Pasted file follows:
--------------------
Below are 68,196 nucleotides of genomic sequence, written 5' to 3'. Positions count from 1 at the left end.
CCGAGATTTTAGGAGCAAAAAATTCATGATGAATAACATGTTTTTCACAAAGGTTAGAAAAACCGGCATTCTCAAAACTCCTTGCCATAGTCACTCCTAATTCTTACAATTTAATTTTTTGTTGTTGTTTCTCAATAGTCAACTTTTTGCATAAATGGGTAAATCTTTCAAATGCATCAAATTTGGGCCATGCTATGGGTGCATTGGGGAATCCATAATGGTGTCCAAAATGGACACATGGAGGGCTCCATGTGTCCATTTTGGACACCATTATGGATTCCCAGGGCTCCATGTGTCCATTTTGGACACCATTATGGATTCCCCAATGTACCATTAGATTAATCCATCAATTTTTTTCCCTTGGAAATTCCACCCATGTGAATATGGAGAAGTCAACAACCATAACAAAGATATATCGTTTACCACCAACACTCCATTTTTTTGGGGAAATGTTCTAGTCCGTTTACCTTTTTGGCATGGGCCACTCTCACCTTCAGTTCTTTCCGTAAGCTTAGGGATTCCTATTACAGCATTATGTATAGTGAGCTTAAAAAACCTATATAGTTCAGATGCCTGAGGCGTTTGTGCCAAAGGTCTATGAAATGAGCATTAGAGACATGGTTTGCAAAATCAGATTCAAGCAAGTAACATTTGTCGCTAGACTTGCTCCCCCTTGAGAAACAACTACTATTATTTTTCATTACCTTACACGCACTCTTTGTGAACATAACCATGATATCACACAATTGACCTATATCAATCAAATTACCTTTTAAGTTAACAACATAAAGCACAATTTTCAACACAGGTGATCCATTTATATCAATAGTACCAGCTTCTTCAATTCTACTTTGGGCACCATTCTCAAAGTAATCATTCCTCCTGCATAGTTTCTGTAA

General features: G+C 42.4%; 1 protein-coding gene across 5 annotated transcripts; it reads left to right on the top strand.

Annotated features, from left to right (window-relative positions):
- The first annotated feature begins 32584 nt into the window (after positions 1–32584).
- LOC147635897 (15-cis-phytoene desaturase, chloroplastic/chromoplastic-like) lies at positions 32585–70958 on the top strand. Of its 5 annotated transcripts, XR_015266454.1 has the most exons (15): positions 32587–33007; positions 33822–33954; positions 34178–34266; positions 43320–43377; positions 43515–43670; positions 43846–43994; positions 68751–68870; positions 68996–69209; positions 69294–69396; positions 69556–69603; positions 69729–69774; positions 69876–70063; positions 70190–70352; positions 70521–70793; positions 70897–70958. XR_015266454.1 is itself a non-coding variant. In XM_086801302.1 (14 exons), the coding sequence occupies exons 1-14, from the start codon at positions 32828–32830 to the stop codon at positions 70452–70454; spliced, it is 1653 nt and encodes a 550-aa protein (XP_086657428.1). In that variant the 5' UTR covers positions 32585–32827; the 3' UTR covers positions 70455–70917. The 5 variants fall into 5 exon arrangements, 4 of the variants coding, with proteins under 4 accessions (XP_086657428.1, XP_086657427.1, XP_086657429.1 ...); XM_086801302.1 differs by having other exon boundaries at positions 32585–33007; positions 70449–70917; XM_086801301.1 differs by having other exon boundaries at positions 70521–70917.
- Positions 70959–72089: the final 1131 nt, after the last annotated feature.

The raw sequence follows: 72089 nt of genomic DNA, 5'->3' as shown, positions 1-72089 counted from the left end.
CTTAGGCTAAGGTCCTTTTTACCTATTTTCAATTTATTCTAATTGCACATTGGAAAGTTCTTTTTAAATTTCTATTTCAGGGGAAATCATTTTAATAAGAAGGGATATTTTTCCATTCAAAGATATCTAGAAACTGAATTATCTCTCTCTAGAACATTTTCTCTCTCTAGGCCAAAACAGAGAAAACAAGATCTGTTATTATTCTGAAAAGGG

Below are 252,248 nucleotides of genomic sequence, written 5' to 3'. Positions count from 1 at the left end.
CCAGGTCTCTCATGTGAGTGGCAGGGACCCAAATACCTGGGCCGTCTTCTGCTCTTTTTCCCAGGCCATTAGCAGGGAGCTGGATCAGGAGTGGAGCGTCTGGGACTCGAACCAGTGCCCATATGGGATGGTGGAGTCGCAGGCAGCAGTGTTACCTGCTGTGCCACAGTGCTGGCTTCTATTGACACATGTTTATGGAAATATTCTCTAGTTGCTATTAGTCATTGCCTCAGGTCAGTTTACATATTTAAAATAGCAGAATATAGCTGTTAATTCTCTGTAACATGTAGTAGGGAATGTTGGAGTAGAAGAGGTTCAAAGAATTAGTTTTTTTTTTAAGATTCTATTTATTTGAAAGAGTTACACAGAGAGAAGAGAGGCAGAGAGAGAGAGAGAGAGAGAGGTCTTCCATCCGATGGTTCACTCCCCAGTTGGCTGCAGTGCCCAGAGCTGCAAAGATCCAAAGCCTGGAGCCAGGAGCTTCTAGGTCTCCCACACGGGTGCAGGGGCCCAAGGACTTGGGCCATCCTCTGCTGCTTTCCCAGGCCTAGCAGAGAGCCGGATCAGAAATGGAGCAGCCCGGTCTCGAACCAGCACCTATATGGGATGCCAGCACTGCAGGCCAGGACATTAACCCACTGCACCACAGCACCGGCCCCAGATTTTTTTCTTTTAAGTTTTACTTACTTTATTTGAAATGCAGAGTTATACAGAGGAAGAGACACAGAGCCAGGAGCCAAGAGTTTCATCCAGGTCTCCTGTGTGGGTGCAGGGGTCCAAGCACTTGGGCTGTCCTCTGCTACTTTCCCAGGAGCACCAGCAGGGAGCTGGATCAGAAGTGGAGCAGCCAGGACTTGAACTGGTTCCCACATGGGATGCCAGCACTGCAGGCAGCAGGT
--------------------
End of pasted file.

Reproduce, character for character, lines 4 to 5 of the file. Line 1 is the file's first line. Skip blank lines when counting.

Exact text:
Annotated features, from left to right (window-relative positions):
- The first annotated feature begins 32584 nt into the window (after positions 1–32584).